Sellers of big data have a big problem with accuracy, a new report from a consumer advocacy group finds.

The National Consumer Law Center asked 15 of its own employees to request information about themselves from some of the country's largest data brokers. The responses the volunteers received were often riddled with errors, according to the NCLC's report.

Consumer lenders increasingly rely on information they purchase from data brokers to help make decisions on credit applications. If some of that data is faulty, calculations derived from the data may be less predictive of the borrower's creditworthiness.

While the NCLC report says some of the errors found by its volunteers were mundane, such as incorrect phone numbers, others were more significant. For example, of the 15 responses provided by data broker eBureau, seven of them included erroneous information about the consumer's estimated income, according to the report.

"Even given our initial skepticism, we were astonished by the scope of inaccuracies among the data brokers we investigated," the NCLC authors wrote in the report.

In addition to eBureau, the report's volunteers obtained personal information from the data brokers Intelius, ID Analytics and Spokeo.

It's difficult to make direct comparisons among the four companies because each firm provided different types and amounts of information to the NCLC volunteers.

At ID Analytics, 12 of the 15 reports were correct, but the San Diego company provided only bare-bones information to each consumer. At eBureau, which also turned over sparse data, only five of the 15 reports were entirely accurate.

Spokeo and Intelius provided more information about consumers, including data about their occupation and social media profile. For each of those companies, 13 of the 15 volunteers received reports containing inaccuracies.

A decades-old federal law, the Fair Credit Reporting Act, requires companies that qualify as consumer reporting agencies to meet various consumer protection standards. Some data brokers tout themselves as being compliant with the law, while others argue that the information they sell does not force them to meet the law's requirements.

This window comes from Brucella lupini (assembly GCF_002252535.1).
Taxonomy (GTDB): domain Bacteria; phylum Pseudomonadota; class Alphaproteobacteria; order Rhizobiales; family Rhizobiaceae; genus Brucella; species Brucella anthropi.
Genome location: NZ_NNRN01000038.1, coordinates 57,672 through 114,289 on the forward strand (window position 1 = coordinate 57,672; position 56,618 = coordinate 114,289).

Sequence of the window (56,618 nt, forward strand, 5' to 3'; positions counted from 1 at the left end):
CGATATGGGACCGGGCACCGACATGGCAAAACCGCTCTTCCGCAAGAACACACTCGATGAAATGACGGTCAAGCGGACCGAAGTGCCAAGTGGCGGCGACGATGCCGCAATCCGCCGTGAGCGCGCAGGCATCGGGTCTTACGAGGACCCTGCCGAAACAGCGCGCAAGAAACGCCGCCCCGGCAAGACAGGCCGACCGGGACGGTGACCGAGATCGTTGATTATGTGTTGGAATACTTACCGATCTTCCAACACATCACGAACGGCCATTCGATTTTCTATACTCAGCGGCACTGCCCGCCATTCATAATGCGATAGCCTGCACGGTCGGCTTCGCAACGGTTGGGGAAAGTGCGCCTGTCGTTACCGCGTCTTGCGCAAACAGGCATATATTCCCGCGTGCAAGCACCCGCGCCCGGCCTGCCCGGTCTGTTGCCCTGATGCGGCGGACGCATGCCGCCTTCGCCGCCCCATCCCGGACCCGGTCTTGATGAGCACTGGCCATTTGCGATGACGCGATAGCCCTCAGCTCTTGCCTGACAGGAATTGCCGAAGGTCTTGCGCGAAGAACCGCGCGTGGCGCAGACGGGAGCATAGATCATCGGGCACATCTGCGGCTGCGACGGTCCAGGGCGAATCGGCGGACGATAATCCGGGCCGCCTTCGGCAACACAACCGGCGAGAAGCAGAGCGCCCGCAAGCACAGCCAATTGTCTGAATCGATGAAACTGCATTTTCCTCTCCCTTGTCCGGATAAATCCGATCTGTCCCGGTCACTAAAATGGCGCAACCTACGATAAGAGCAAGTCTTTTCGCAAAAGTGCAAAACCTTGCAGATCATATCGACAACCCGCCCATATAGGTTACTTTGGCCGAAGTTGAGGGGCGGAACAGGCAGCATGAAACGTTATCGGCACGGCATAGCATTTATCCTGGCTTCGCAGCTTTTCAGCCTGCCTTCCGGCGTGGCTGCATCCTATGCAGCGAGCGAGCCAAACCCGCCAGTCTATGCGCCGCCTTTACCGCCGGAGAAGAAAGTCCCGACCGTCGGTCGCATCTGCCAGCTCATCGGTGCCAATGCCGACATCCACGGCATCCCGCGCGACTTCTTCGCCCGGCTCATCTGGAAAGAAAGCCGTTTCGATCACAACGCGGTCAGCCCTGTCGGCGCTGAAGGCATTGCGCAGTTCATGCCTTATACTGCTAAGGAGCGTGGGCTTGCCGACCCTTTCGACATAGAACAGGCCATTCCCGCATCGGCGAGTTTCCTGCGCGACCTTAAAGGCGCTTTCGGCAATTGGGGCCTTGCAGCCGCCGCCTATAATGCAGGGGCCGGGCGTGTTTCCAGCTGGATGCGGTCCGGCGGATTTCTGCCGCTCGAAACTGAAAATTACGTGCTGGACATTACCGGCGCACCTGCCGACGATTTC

In response to the NCLC report, Spokeo said that it is not a consumer reporting agency; rather, the Pasadena, Calif., firm is a people-search service that helps individuals research and reunite with each other, the company stated. Spokeo's website touts both personal and business uses for its data.

"The information we provide is always evolving as we are consistently working to ensure addition of data from the best possible sources," Spokeo's general counsel, Angela Saverice-Rohan, said in an email.

Intelius also is not a credit reporting agency, according to a company spokesman. The Bellevue, Wash., firm informs its customers that its reports are not allowed to be used for the purposes defined by the Fair Credit Reporting Act, the spokesman said.

ID Analytics follows all credit reporting laws, a company spokeswoman said in an email after reviewing the NCLC report.

eBureau did not respond to a request for comment on the report's findings.

Persis Yu, an NCLC staff attorney who co-authored the report, said that the four companies examined were chosen in large part because they allow consumers to request information that's been gathered about them. That's in contrast to certain other data brokers, which can be hard even to locate.

"A lot of data brokers don't want to be found, in my experience," Yu said.

Much of the information that data brokers sell comes from the digital footprint consumers leave online. It is frequently used by lenders as a way to gauge the creditworthiness of borrowers who don't have enough mainstream borrowing history to generate a credit score.

The Federal Trade Commission has been studying the data broker industry, looking into concerns about the accuracy of the information being sold as well as consumer privacy. The FTC plans to hold a public event exploring the issues in Washington on March 19.

The NCLC report, which adds to a growing chorus of criticism about inaccuracies in information sold by data brokers, argues that federal authorities should examine the companies for their compliance with federal law.

It also recommends that the Consumer Financial Protection Bureau, in coordination with the FTC, write regulations designed to ensure that the information data brokers gather is accurate, as well as to provide consumers an opportunity to dispute erroneous information.

"Big data brokers do not provide consumers with a meaningful way to verify the accuracy of their information," the NCLC report states, "nor is there any way that inaccurate information can be disputed."

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